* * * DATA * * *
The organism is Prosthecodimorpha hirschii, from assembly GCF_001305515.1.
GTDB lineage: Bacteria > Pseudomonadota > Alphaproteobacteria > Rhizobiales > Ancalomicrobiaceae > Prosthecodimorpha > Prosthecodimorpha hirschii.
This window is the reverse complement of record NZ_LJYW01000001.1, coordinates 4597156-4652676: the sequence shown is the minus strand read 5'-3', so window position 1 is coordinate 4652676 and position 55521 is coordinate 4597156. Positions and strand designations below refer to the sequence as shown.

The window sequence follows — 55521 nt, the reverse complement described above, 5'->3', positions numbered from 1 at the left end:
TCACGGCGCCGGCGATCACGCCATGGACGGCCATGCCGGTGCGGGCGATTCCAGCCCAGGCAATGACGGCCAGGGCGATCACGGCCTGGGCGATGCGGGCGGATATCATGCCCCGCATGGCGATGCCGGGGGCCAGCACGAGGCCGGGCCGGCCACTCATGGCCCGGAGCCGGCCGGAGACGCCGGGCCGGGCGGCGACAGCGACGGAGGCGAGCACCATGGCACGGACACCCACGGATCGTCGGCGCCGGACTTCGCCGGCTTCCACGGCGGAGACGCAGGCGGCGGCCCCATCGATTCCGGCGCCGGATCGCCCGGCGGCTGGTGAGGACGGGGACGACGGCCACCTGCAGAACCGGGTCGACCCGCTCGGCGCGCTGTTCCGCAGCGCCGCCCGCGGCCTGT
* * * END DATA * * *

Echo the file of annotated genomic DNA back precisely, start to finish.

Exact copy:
The organism is Prosthecodimorpha hirschii, from assembly GCF_001305515.1.
GTDB lineage: Bacteria > Pseudomonadota > Alphaproteobacteria > Rhizobiales > Ancalomicrobiaceae > Prosthecodimorpha > Prosthecodimorpha hirschii.
This window is the reverse complement of record NZ_LJYW01000001.1, coordinates 4597156-4652676: the sequence shown is the minus strand read 5'-3', so window position 1 is coordinate 4652676 and position 55521 is coordinate 4597156. Positions and strand designations below refer to the sequence as shown.

The window sequence follows — 55521 nt, the reverse complement described above, 5'->3', positions numbered from 1 at the left end:
TCACGGCGCCGGCGATCACGCCATGGACGGCCATGCCGGTGCGGGCGATTCCAGCCCAGGCAATGACGGCCAGGGCGATCACGGCCTGGGCGATGCGGGCGGATATCATGCCCCGCATGGCGATGCCGGGGGCCAGCACGAGGCCGGGCCGGCCACTCATGGCCCGGAGCCGGCCGGAGACGCCGGGCCGGGCGGCGACAGCGACGGAGGCGAGCACCATGGCACGGACACCCACGGATCGTCGGCGCCGGACTTCGCCGGCTTCCACGGCGGAGACGCAGGCGGCGGCCCCATCGATTCCGGCGCCGGATCGCCCGGCGGCTGGTGAGGACGGGGACGACGGCCACCTGCAGAACCGGGTCGACCCGCTCGGCGCGCTGTTCCGCAGCGCCGCCCGCGGCCTGT